Since the fall of communism, the notion of multiculturalism has been hijacked. There has been no alternative to globalisation under capitalist terms, where the free movement of the proletariat is demonised. Border crossings are encouraged only for the wealthy and educated; executives from Abu Dhabi, Lagos, Delhi and New York can hold a meeting in the VIP business lounge at Narita airport in Tokyo and pat themselves on the back as evidence of this new global world.
We see this version of multiculturalism represented in the current Conservative party, and also its inherent contradictions: Priti Patel vilifying some Black Lives Matter protesters for their “hooliganism”, Sajid Javid overseeing the deportation of yet more Jamaicans from the place where they had lived since they were children; and in those who imagine themselves as leftists, such as Trevor Phillips, claiming Muslims are “different” and running a consultancy whose software was used by police to determine whether ethnic groups specialise in certain crimes.
Karl Marx’s Gattungswesen embodies the idea that social relations evolve into a system that then becomes alienated from everyday life, which is what I would argue has happened with multiculturalism. Seeing faces of various ethnicities in positions of power is not the same as seeing faces from various cultures together; you know, people who haven’t necessarily been privately educated or aren’t in possession of an Oxbridge degree. As neoliberalism creaks, the widening of the gulf between rich and poor, and inequity along ethnic lines, has been exposed ever more by Covid-19.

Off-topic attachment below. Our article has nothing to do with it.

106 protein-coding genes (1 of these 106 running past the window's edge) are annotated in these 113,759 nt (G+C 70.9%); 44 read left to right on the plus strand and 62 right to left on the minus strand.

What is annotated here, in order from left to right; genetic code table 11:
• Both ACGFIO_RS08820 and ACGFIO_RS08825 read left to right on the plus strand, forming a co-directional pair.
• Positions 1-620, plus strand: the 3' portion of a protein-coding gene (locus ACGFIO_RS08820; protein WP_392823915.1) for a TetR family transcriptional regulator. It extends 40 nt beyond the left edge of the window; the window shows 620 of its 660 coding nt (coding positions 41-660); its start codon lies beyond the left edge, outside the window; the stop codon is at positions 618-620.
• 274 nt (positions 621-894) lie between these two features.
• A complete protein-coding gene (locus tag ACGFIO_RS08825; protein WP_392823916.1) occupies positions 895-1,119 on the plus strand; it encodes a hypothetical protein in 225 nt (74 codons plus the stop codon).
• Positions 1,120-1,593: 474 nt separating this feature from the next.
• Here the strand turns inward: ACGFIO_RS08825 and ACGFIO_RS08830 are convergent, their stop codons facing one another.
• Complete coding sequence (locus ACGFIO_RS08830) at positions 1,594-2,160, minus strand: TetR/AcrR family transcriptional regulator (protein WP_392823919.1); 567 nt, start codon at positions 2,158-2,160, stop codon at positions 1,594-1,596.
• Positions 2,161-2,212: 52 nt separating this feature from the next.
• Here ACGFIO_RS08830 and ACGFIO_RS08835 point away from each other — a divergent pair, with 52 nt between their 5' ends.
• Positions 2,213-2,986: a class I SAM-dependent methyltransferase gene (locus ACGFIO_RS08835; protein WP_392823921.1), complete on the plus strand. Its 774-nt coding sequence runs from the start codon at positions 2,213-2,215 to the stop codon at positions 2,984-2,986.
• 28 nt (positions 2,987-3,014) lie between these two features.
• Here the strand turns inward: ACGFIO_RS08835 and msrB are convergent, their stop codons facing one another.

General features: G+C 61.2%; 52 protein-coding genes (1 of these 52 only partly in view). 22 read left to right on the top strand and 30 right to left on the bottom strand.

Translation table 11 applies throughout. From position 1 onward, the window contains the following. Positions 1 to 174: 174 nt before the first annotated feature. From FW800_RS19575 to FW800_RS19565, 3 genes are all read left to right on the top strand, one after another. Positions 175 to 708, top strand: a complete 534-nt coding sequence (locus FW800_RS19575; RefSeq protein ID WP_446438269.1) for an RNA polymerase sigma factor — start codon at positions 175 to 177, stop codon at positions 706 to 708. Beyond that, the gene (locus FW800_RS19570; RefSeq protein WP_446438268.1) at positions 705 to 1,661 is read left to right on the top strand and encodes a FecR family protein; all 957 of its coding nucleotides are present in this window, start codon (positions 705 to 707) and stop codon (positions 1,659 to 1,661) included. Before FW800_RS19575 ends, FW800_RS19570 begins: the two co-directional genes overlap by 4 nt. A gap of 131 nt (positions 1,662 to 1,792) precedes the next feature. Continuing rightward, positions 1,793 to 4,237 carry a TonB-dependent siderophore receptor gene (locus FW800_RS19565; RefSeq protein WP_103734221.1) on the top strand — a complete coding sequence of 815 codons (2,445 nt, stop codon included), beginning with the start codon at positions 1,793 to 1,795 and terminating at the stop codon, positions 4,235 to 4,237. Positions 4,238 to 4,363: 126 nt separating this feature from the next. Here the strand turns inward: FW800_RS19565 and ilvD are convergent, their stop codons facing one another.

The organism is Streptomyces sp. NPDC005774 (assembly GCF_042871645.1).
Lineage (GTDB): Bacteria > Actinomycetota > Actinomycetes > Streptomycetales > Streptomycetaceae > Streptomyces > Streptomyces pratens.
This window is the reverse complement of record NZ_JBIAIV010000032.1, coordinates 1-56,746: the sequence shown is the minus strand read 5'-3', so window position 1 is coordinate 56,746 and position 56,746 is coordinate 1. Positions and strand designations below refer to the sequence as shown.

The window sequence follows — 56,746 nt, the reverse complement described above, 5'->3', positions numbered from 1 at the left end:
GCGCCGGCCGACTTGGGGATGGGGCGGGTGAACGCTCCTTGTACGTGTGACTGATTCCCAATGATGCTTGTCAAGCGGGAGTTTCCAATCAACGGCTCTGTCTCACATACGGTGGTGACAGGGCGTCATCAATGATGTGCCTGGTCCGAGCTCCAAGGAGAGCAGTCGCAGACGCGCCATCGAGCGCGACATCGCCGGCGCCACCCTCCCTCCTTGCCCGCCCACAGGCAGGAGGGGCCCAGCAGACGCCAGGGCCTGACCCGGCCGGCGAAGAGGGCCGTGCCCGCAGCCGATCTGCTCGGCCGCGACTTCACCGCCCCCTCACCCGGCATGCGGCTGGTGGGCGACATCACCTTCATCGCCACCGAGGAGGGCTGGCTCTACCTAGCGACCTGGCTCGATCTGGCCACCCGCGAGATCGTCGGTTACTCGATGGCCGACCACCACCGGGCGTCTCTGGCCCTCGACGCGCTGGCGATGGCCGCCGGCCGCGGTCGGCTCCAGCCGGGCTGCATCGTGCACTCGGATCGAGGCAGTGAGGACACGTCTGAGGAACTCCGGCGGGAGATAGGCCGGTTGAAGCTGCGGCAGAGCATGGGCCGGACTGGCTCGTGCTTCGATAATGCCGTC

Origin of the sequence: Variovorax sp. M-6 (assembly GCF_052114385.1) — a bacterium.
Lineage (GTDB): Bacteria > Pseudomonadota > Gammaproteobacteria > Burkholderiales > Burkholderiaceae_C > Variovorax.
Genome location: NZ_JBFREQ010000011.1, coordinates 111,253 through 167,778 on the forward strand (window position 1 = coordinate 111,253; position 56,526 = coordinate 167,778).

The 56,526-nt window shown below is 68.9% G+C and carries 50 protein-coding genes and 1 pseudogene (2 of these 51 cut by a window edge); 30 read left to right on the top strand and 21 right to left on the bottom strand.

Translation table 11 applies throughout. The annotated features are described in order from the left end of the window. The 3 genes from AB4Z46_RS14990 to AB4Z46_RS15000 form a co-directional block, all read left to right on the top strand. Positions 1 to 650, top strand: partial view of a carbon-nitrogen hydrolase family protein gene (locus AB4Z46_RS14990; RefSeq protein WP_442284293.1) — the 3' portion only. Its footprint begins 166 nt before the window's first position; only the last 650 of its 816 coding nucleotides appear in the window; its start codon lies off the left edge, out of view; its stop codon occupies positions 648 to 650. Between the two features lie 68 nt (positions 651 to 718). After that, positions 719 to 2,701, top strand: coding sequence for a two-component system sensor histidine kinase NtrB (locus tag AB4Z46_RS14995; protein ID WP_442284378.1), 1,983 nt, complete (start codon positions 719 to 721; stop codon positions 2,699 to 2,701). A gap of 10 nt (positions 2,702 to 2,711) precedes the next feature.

But in lockdown a different kind of social interaction has been taking place outside officialdom. I know I’m not the only one suddenly connecting with my neighbours in a more meaningful way. Near Sheffield, where I’ve been in lockdown, I have seen more members of the Caribbean, Yemeni and Somali communities engaging more frequently with the Peak District, in the same way white people do. I notice a new recognition of carers, and the hidden labours of homemaking and child-raising; a new concern about the elderly and people talking openly about mental health. In essence, we are finding human ways to connect that don’t involve filling out application forms or signing up to log in. Instead of empowering the social relations of the elite, we’ve been reminded to look across the road again.
We must emerge from isolation without falling into isolationism by reclaiming multiculturalism as something more organic; something that can include the elderly and the poor, and doesn’t necessarily demand participation in the marketplace.
• Johny Pitts is a photographer, broadcaster and the author of Afropean: Notes From Black Europe (Penguin)